Biafra protest
Pro-Biafrans call for the independence of Biafran territories, forcibly annexed to modern-day Nigeria during British colonisationgetty images

As suspected ex-militants from the Niger Delta region, southern Nigeria, have allegedly threatened to kill the crew of a hijacked ship if the Nigerian government does not release pro-Biafran leader Nnamdi Kanu, rumours are spreading that pro-Biafran separatists might join forces with Niger Delta groups.

Who are pro-Biafran groups and Niger Delta militants?

People identifying themselves as Biafrans call for the independence of the territories forcibly annexed to Nigeria during the British colonisation, ended in 1960. An independent Republic of Biafra was declared in 1967 and re-annexed to Nigeria in 1970 following a civil war - also known as "Biafran war" - that killed millions of people.

Pro-Biafrans hold regular marches across southeastern Nigeria demanding independence and the immediate release of Radio Biafra director Nnamdi Kanu who is awaiting trial on treasonable felony charges.

In the early 2000s, tensions between foreign oil corporations in oil-rich Niger Delta and local communities arose as some ethnic groups felt they were being exploited and could not benefit by the presence of oil in the area.

The repeated oil spills that considerably damaged the environment and affected people's health contributed to further deepen the communities' frustration. Tensions escalated and culminated in attacks, and also saw the birth of militant groups.

The Indigenous People of Biafra (Ipob) and the Movement for the Actualization of a Sovereign State of Biafra (Massob) distanced themselves from the hijacking, stressing that they are not involved in criminal activities. However, Uchenna Madu, one of Massob leaders, was also quoted by AP as saying: "Some Niger Delta militants have shown interest in working with us."

There are no militants, only Biafran resistance

Ikechukwu Okoye, Ipob coordinator in Anambra state, told IBTimes UK that the term "Niger Delta militants" is allegedly used by officials to smear the reputation of people who fight for independence. "Niger Delta Militants are Biafrans agitating for what is rightly theirs to own," he said.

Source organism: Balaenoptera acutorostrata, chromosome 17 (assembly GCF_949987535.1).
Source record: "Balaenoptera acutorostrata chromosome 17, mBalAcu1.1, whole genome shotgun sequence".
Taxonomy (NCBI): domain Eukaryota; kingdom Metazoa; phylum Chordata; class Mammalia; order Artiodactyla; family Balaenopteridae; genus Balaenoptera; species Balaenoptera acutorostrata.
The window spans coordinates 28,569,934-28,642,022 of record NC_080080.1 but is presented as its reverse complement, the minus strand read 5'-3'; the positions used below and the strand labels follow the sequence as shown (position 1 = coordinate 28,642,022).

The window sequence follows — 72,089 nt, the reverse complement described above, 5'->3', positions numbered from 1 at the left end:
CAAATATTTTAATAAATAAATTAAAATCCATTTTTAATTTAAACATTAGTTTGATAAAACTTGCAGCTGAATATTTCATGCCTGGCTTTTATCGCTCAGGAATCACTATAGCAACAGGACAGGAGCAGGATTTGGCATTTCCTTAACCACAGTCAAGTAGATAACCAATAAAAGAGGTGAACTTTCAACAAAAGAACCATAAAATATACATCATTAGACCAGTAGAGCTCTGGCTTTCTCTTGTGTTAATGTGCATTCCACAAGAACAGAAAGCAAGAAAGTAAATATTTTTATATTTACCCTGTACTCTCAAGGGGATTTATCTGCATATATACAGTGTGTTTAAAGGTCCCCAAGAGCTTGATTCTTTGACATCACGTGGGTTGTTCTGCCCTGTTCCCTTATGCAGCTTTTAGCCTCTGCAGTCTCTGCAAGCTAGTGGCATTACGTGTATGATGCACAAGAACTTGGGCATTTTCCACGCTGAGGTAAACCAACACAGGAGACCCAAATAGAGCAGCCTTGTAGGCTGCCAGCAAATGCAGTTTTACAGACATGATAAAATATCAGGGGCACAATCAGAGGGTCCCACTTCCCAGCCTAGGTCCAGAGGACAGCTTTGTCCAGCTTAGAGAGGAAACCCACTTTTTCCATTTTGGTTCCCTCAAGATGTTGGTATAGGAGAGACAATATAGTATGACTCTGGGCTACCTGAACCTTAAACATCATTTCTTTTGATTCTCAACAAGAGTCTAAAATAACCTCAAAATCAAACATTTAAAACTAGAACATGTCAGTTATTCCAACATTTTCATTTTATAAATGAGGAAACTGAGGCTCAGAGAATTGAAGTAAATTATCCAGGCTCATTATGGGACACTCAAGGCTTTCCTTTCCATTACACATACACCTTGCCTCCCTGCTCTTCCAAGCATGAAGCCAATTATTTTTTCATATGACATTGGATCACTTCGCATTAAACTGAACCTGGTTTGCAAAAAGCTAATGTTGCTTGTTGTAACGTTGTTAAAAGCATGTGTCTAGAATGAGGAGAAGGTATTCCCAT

"Biafraland is being polluted and at the verge of utter destruction by the activities of oil companies, that care less about our welfare. Yet the [Nigerian] government has never deployed a considerable amount of money towards the rehabilitation and empowerment of our people," Okoye continued.

"So, Niger Delta militants – as they are called – cannot be joining forces with Biafrans because they too are Biafrans. They have come to terms with the realization that their very interests will be protected only in their father land, Biafra."

Immanuel Yaghozie, editor of Biafra 24, told IBtimes UK that groups in Niger Delta are "Biafrans resisting occupation." He said: "Niger Delta militants is a political term created by our oppressor to divide the great people of Biafra. No sensible person should question their 'Biafran-ness.' It's their ancestral land as long as we can remember. We have owned and resided on this piece of geography and real estate as our fathers did, centuries before the colonial overlords grabbed up Africa for breakfast.

"We make neither peace nor war with Nigeria in Biafra. We do not have to go to war with anybody over Biafra, we have the right to Self Determination and that is exactly what the people are doing, resisting oppression."

Nnmadi Kanu
Pro-Biafran leader Nnamdi Kanu arrives in court in Abuja, capital of Nigeria, on 25 January 2016Ipob

Intelligence point of view

Intelligence consultant David Otto, CEO of UK-based TGS Intelligence Consultants, urged the Nigerian government to pay more attention to the Biafran agitation and solve the problem of Kanu's detention.

He told IBTimes UK: "The incident shows that the Nigerian government has not understood yet that the Biafran secessionist movement should be taken seriously. A link between the Niger Delta militants and some pro-Biafrans is being established and Kanu's prolonged detention will further put the country in jeopardy.

"Niger Delta militants saw Kanu's detention as an opportunity to make demands," he continued. "They took advantage of the fact that a separatist leader is being detained. Nigeria does not have the means to face Boko Haram in the north as well as Niger Delta and pro-Biafrans in the south."

Governemnt's response

Speaking to IBTimes UK, defence spokesperson Rabe Abubakar said the identity of the hijackers and the hostages on the hijacked ship was still unknown. "I can confirm the incident happened," he said, adding the hijacking did not occur in Nigerian waters. It is believed that the Liberian-flagged, Greek-owned MT Leon Dias was seized near the Port of Cotonou, Benin.

"Whoever is behind this – individuals or groups – committed an act of sabotage. We are dealing with the government of Benin and we are working to ensure that the safety of those on board remains intact."

The Nigerian government has not made any comment regarding the ship hijacking. During a media chat in December 2015, President Muhammadu Buhari said Kanu would not be released due to the "atrocities" allegedly committed. He added he was not worried about the Pro-Biafran movement.

In a previous interview with IBTimes UK, government's spokesperson Mike Omeri said Nigeria did not consider the separatist movement a threat to the current leadership, and defined pro-Biafrans as an "insignificant number of frustrated people who are not a threat to the existence of Nigeria".

Nigeria up close: Check out our Flipboard magazine

Nigeria: Debate over Biafra independenceIBTimes UK